concrete panels and rusty metal spokes

Kat in front of the Brandenburg Gate

from Kat in Berlin

I am walking on the streets of Berlin. It is hot. I am sweating.  It is April 2019 and we are spending three days re-tracing a past, reflecting and mapping a future. Posters of candidates for the European elections smile at us as they look down from lamp posts, unknown yet welcoming faces shot against a series of brightly coloured backgrounds, reassuring. General message is “Together in Europe”. Many large blue flags with gold stars wave about from buildings. Cars revs their engines. Men with mustaches drink espressos. Women in heels navigate cobbled streets. We stand, we sit, we people watch.

My mind is constantly shifting gear. Sometimes into sports mode, sometimes just gently floating my foot on the accelerator, feeling the forces gently moving me, alive to the points of resistance.

In a few days I will put on my white shirt, white knee high socks, red converse, and blue chavdar scarf. It's Fallen Fruit time! Time to skip again, to re-learn a mega script, time to punch the air, time to dance, time to remember and time to reflect.

I am standing in the heart of Europe, as an European citizen. The rain above me is gentle and warm. The tarmac steams. We traipse the city and tick off yet another point where the Berlin Wall once stood. Sometimes marked by concrete panels, sometimes by bronze lines on the road. East. West. Invisible and hyper visible reminders.

A german couple in a restaurant start a conversation with us. They ask where we are from. I say Bulgaria. Ah yes, the man says and moves on, like - ahhh isn’t it great that the Bulgarians can afford restaurants now, so sweet. Then Alister says- Scotland. Bingo! Man tells us he used to work in Wick. It's like a test: he knows how few Britons know where that is. We pass. About 15 seconds on, the man says - “What a disaster!” We all know what he is referring too, so a discussion ensues.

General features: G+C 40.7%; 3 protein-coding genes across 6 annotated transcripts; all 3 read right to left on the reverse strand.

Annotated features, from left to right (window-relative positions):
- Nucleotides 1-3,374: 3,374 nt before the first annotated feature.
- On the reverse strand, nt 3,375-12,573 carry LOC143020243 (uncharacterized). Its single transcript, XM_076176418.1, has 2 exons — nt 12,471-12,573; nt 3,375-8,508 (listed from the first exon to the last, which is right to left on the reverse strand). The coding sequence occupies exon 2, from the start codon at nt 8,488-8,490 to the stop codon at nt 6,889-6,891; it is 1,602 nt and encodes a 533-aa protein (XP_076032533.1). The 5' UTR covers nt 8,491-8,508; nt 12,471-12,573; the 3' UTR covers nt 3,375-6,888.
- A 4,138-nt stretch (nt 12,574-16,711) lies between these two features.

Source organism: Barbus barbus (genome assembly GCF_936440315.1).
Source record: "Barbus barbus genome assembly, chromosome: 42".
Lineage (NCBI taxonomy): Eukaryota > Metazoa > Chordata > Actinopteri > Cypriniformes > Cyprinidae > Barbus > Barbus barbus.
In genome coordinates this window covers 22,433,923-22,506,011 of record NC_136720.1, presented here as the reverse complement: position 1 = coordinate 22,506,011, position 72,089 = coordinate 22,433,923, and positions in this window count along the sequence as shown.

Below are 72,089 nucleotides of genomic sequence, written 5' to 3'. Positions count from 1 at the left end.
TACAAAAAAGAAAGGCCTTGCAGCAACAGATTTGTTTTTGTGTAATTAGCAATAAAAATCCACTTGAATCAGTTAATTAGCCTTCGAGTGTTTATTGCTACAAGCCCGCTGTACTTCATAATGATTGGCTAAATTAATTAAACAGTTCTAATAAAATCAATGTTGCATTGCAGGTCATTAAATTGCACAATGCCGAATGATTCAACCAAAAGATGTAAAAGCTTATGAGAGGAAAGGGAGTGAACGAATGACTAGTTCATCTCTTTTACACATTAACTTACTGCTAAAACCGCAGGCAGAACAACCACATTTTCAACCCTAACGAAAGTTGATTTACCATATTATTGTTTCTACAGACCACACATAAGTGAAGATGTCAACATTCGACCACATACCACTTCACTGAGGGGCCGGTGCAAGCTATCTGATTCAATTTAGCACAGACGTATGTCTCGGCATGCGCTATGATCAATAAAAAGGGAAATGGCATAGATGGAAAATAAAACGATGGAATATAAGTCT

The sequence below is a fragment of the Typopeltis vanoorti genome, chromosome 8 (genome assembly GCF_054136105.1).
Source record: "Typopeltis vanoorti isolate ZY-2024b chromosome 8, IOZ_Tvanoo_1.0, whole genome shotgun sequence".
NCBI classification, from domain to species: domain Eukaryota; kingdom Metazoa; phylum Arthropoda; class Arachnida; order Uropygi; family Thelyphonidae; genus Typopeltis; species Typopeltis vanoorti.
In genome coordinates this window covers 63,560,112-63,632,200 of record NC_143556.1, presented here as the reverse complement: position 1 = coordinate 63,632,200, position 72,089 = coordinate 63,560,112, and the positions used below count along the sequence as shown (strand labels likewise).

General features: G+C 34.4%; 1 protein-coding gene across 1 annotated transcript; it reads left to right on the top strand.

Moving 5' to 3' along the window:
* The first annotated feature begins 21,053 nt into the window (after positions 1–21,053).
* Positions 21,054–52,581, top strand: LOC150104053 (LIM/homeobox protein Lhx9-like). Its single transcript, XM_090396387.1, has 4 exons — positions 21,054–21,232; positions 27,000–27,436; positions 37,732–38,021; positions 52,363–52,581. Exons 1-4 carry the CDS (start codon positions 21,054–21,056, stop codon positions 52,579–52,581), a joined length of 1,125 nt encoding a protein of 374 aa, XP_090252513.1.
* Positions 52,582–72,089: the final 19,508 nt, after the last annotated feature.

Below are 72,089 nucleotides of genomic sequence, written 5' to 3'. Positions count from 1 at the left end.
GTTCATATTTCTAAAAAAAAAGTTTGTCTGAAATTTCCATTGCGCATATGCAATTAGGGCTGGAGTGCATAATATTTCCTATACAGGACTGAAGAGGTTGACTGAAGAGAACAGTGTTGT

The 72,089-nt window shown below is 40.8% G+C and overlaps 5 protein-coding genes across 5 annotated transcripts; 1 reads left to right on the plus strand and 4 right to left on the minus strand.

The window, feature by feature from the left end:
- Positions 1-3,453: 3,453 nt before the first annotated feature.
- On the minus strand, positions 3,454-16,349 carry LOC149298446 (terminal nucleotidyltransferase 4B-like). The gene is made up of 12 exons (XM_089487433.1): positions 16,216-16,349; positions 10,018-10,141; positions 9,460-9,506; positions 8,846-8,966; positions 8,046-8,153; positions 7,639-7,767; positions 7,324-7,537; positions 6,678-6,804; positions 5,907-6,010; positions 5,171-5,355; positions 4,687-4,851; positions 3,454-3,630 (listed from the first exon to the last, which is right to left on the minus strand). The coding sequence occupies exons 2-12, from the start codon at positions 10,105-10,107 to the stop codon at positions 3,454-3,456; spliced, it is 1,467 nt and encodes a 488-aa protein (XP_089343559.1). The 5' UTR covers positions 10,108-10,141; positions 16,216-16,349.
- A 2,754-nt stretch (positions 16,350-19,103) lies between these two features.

This is a city that knows what divides can do. It looks back with horror, and keeps the reminders of the past to avoid repeating the same mistakes. Throughout the conversations around what our new friend called the 'disaster' (a term which also calls to mind the Palestinian an-Nakba), I was thinking about my forthcoming visit to Belfast. When I arrived in Britain, in 1999, the Good Friday agreement was already in place. I built my practice on the idea that speaking across differences, learning about each other and enjoying diversity is the way forward. Now, that seems a delicate hope.

I am re-learning my Fallen Fruit lines, the way I move, my pathways through the show, and it's a journey through my own past. My invisible history and visible body, an intersection of an east and a west. Two feet plugged in two parts of Europe- one furthest east and the other furthest west - a stretch to hold it all together. And yet so important to put both on par with each other. Two distant and distinctive pasts and history, histories of the oppressor and the oppressed, all within a small continent.

I am re-learning my Fallen Fruit lines and with each line re etched into my mind and visible on my body, with each step taken daily towards a bridge and not a gap, I am increasingly aware of the ever growing cracks, the ever growing walls, the ever present borders and the borders ever to be negotiated. My body - a bridge. A complex structure of the place I come from and its network of layered history that holds and the foundations I try and lay towards a conversation, a dialogue and path of acceptance.

I am re-learning my Fallen Fruit lines and I am ever thankful to be able to carve a space and a path for dialogue about difference, about two Europes, about love, about what we construct and about destruction, about bridges and mainly about listening to each other.